Buddhist Literature

The prominent Buddhist canon includes Tripitaka or three baskets. Other Buddhist literature includes Jatakas, Mahavamsa, Bodhivamsa etc. AS brief description about the same is given below:

Tripitaka

Tripitaka or Three Baskets is a traditional term used for various Buddhist scriptures. It is known as pali Canon in English. The three pitakas are Sutta Pitaka, Vinaya Pitaka and Abhidhamma Pitaka.

Sutta Pitaka

It contains over 10 thousand suttas or sutras related to Buddha and his close companions. This also deals with the first Buddhist council which was held shortly after Buddha’s death, dated by the majority of recent scholars around 400 BC, under the patronage of king Ajatasatru with the monk Mahakasyapa presiding, at Rajgir. It is divided into various sections as shown in following graphics:

Vinaya Pitaka

The subject matter of Vinay Pitaka is the monastic rules for monks and nuns. It can also be called as Book of Discipline. Its three books are Suttavibhanga, Khandaka and Parivara.

Suttavibhanga

The basic code of Monastic discipline is known as Patimokkha. It contains 227 rules for fully ordained Monks called bikkhus (Maha vibhanga) and 311 rules for fully ordained nuns called Bikkhunis (Bikkhuni Vibhanga) They are contained in Suttavibhanga, one of the parts of Vinay Pitaka.

Khandhaka

Khandhaka is the second book of Vinay Pitaka. It has two volumes viz. Mahavagga and Cullavagga. Mahavagga deals with the awakening of Buddha and his great disciples. Cullavagga deals with the first and second Buddhist councils and establishments of community of Buddhist nuns and rules for Buddhist community.

Parivara

Parivara is the last book of Vinaya Pitaka. It covers the summary of analysis of rules mentioned in first two books of Vinay Pitaka. It is latest book and seems to be later than the Fourth Buddhist Coincil in Ceylon. It also contains questions and answers.

Abhidhammapitaka

Abhidhammapitaka deals with the philosophy and doctrine of Buddhism appearing in the suttas. However, it does not contain the systematic philosophical treatises. There are 7 works of Abhidhamma Pitaka which most scholars agree that don’t represent the words of Buddha himself. The 7 books are shown in the following graphics. No need to cram this info.

Jatakas

Jatakas are very much close to folklore literature and they contain the tales of previous births of Buddha in poems. The Jataka have also been mentioned in the Khuddaka Nikaya. There are 547 poems. In Sanskrit it is called Jatakamala, In Khmer they are known as cietak, and in Chinese they are called Sadok.

Milinda Panha

Milinda Panha means “Questions of Milinda”. It contains the dialogue of Indo-Greek king Meander and Buddhist monk Nagasena. It has been written in second to first century BC and initially written in Sanskrit. There is only one copy in Sri Lankan Pali of this work. It was printed in the 6th Buddhist council in 1954.

Dipavamsa

The meaning of Dipavamsa is “Chronicle of Island”. It is the oldest historical record of Sri Lanka. It is believed to have been compiled around 3rd or 4th century BC somewhere in Anuradhapura in Sri Lanka during the reign of King Dhatusena of Sri Lanka, the first Mauryan King of Sri Lanka. The Avukana Buddha statue was erected by King Dhatusena in Sri Lanka.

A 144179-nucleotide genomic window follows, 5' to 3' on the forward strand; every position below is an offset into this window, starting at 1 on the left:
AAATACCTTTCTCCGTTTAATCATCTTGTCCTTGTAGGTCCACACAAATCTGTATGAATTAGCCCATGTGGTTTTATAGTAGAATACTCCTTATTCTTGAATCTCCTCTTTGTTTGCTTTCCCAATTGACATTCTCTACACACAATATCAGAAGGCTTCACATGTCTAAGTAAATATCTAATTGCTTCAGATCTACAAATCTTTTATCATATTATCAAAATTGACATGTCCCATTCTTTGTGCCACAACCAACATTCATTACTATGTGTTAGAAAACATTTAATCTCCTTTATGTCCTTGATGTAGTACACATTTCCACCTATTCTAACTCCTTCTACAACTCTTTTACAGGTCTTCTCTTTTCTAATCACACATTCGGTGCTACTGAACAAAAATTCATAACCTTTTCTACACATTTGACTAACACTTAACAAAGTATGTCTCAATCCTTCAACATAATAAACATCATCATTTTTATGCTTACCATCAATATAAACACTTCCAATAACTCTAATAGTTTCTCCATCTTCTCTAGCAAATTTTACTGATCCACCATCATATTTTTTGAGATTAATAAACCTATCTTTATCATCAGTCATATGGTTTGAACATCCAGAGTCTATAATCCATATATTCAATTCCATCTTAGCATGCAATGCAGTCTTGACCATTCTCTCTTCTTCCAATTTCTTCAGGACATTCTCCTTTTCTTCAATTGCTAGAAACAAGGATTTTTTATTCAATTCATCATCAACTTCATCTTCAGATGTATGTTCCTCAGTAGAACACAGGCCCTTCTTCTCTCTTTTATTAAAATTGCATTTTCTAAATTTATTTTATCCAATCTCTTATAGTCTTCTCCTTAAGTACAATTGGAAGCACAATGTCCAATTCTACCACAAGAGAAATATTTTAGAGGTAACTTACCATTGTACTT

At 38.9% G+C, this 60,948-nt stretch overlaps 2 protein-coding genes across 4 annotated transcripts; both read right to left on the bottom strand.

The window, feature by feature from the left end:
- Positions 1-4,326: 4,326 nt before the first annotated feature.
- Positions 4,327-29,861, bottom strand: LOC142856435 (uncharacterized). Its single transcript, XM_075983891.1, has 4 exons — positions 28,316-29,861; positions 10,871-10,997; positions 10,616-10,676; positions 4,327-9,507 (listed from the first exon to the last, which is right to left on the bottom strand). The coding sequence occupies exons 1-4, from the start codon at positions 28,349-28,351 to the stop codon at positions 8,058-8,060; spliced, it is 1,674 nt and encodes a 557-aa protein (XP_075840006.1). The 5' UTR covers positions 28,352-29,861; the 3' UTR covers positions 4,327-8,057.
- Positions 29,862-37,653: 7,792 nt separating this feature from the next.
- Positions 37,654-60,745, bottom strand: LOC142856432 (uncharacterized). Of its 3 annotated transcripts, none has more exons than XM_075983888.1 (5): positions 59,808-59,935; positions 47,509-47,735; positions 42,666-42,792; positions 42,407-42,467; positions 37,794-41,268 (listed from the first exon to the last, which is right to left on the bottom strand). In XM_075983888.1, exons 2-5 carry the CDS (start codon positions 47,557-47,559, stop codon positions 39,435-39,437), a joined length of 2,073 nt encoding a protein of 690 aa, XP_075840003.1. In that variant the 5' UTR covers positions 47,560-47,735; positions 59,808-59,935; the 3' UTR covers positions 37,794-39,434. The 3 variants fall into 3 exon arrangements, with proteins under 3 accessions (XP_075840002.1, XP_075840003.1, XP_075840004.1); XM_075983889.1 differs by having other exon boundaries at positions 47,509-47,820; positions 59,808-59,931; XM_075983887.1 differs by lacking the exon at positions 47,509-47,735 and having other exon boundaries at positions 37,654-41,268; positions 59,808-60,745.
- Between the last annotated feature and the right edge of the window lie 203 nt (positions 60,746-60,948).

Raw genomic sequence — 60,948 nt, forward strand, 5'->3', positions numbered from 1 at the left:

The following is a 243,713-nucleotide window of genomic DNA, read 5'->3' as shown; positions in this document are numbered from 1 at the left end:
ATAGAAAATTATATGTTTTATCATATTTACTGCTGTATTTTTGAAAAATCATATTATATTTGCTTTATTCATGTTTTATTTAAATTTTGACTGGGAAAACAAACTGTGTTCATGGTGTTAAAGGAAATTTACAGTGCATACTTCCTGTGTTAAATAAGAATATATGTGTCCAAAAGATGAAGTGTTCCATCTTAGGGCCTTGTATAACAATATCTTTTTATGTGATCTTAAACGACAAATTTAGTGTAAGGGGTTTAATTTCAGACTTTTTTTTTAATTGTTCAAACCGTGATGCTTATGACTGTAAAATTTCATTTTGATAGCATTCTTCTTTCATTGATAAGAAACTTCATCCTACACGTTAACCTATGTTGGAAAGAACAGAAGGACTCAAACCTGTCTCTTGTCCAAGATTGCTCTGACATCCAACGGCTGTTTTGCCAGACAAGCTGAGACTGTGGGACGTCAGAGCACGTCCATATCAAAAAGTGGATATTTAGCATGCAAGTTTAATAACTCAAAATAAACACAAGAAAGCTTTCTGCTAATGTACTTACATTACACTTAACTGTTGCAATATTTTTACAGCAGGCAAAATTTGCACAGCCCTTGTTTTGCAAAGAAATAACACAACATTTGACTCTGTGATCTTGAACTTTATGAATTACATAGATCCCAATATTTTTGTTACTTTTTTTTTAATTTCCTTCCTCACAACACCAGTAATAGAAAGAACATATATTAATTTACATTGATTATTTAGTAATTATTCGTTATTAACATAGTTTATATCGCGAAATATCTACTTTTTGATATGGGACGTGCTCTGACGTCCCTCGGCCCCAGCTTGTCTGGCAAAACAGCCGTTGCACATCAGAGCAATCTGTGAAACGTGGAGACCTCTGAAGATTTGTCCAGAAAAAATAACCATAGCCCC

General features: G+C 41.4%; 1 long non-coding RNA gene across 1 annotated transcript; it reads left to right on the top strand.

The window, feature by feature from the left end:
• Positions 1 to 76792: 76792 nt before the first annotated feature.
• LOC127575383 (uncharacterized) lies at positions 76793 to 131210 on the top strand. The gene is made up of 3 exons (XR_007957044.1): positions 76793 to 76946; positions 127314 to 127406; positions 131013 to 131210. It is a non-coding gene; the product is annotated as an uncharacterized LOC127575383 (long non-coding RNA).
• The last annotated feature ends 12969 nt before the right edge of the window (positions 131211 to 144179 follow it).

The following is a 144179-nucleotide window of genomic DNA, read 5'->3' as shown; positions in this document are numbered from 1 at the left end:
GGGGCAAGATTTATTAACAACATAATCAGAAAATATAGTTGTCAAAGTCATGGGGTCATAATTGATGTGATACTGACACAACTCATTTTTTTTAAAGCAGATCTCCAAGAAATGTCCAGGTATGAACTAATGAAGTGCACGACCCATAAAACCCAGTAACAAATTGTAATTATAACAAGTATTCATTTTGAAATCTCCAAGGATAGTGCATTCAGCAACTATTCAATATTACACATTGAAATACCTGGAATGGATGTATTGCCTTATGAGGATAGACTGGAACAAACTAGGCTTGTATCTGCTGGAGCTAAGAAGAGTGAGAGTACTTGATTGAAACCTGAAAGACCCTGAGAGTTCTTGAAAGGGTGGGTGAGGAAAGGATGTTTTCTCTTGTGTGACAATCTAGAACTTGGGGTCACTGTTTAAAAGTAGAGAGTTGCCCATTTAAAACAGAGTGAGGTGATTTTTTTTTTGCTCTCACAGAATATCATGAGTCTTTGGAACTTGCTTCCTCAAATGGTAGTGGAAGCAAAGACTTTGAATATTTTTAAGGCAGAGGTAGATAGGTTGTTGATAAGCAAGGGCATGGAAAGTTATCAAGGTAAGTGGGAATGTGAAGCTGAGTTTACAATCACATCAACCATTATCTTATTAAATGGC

Dipavamsa is one of the most important works in Pali Literature. It details the tooth relic and Bodhi Tree’s arrival in Sri Lanka. It also deals with the arrival of Buddha’s teaching and preachers in Sri Lanka. It mentions that Buddha visited Kelaniya and Dighavapi in Sri Lanka.

Mahavamsa

Mahavamsa is the most important Pali epic poem. Mahavamsa means “Great Chronicle”. It’s a historical poem in Pali Language which deals about the Kings of Sri Lanka. The first version of Mahavamsa dates back to 3-4th century BC during the reign of King Vijaya.  Mahavamsa, Dipavamsa, Culavamsa (small chronicle) all together are sometimes known as Mahavamsa. It deals with the royal dynasties of not only Sri Lanka but the whole Indian subcontinent and is known as world’s longest unbroken historical accounts. The consecration of Asoka and details of Selucus and Alexander have been detailed in it.

Mahavastu

Mahavastu means the “Great Event”. It’s a work in prose and verse and is written in Sanskrit, Pali and Prakrit. It details the miracles & earlier lives of Buddha.

Buddha Charita

Buddha Charita is an epic style Sanskrit work by Ashavaghosa. Dharmaraksa who is known to have translated many works of Buddhism in Chinese, translated this work in Chinese in 420AD. It mainly deals with Buddha’s Life. Asvaghosa also wrote a Sanskrit Drama “Sariputra Prakaran” which deals about Sariputta or Sariputra the disciple of Buddha.

Mahāvibhāsa Śāstra

Its an early Sanskrit work on Buddhism. Vibhasa means a compendium and has 3 prongs. It is attributed to vasumitra and deals with not only Buddhism but also Vaisheshika and Samkya philosophies.

Lalitavistara

In Sanskrit Lalit is a Lotus. Lalitvistara is a Sanskrit text that deals with the biography of Buddha.

Divyavadana

Divyavadana means divine tales. It contains anthology in 38 stories and is a Sanskrit text which deals with Mauryan and Sunga History. The Asokavadana is a story in it which deals with the legends of Asoka.

Udanavarga

Udanavarga is an early Buddhist Sanskrit text. It has verses attributed to Buddha and his disciples.

Udana

Udana is a Pali text included there in the Sutta Pitaka’s Khuddaka Nikaya. It contains the story of “Blind men and Elephant”.

Bodhi Vamsa

Bodhi Vamsa is a mix Sanskrit Pali text which was composed by Upatissa under the rule of Mahinda IV of Sri Lanka in 10th century AD. It describes the arrival of branch of Bodhi tree in Sri Lanka and many other things which mentioned in Mahavamsa.

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  • Aniket w
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    Very nice